In a relational database, XML might be used when the normal row/column model is not flexible enough. A really good of example within RM is the storage of source templates. Source templates allow you as the user to define your own record formats and field names and that sort of thing that really can't be reflected in RM's relational model of rows and columns. So what RM does is to store a source template as XML with the tags reflecting your record format and field names. A single source template, including all its tags and data, is stored as a single column in a single row within the relational database. The relational database doesn't know that it's storing XML. It thinks it's just storing a string of text. It's the RM program itself that understands that the string of text is XML and needs to be treated as such. And you as the user never see the XML for source templates because by the time you see a source template RM will have formatted the data for you very nicely on the source template screens.

Jerry

#54 Jerry Bryan

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Posted 18 December 2012 - 09:53 PM

What I didn't quite grasp were the distinctions between SQL, MySQL, and SQLite, other than perhaps a different tool for a different task?


SQL is a programming language, the language of relational databases. MySQL and SQLite and Oracle and Access and SQL/Server and DB2 and many other such systems are relational databases. MySQL and SQLite happen to be free relational databases, and most of the rest of the relational databases are not free. Every relational database uses SQL as its language, but each relational database seems to have its own dialect of SQL. The different dialects are 90% to 95% to 98% the same, but they are not totally the same. RM uses SQLite as its database so RM uses the SQLite dialect of SQL.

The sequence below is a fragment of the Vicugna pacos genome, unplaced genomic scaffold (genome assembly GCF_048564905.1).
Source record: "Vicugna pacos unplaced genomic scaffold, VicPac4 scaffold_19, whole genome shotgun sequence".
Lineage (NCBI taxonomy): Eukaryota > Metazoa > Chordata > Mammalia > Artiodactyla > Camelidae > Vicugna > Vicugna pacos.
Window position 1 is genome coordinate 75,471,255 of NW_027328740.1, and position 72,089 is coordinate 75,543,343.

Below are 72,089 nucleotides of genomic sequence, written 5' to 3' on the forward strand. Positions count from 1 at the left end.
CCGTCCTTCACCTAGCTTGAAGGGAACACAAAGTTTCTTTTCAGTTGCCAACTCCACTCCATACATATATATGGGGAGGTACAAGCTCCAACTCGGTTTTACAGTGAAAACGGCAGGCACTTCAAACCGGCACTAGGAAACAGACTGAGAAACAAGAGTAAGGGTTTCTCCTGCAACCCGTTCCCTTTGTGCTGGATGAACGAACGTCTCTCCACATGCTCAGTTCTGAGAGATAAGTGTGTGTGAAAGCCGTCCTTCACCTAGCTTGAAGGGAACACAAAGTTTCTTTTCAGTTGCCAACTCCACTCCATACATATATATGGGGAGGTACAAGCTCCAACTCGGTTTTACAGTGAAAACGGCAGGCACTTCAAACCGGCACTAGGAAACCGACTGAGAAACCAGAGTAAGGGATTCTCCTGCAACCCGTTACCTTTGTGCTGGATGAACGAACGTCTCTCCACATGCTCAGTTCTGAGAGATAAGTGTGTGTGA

Jerry

#55 Serenity20061

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Posted 19 December 2012 - 07:45 PM

Ok... head is starting to clear now. The light bulb is going on. :D

Jerry -- your comparison of SQLite and MySQL to Access and Oracle really helped - I am familiar with both (hate Oracle, but have worked with creating a database in Access, so it helped me get my head around it.

The comparison of different kinds of SQL being similar to regional variations of the same language also helped. It is sort of like dealing with GEDCOM files created by different software applications. All GEDCOMS may have the same file extension. And all the genealogy programs may understand how the gedcom file is supposted to import. However, due to the shortcomings of the 16 year old GEDCOM standard, different software companies have come up with custom tags to try to fill in the gaps. As a result, over time gedcoms have developed there own "regional dialect" depending on which software creates the gedcom file. Some companies do crazy things like merge the description and place names into a single PLAC tag when exporting to gedcom and then the receiving software doesn't know that they are supposed to be different fields. Some companies allow multiple NAME tags while other companies only allow one NAME tag and mulitple alternate name tags.

Your example of an XML code for the source template being inserted as a string of code in a single field in the table helped too. I could get the mental picture of how the computer would build the string of code then insert it in the table or extract it from the table and put it back into separate fields. I could also understand how doing this could cause some of the problems when transfering data between different software applications that may not be using the same variation of XML or the same variation of SQL.

I can see by the sample string of XML code how it could be very bulky trying to use XML exclusively for large database transfers. I took a class in HTML once and remember the challenge of making sure all my code had the closing tags. When the strings get really long, it is easy to lose track of which ones need to be closed and where.

Thank you for condensing what was about six chapters in the book I am reading into a few short paragraphs.

#56 Serenity20061

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Posted 19 December 2012 - 08:14 PM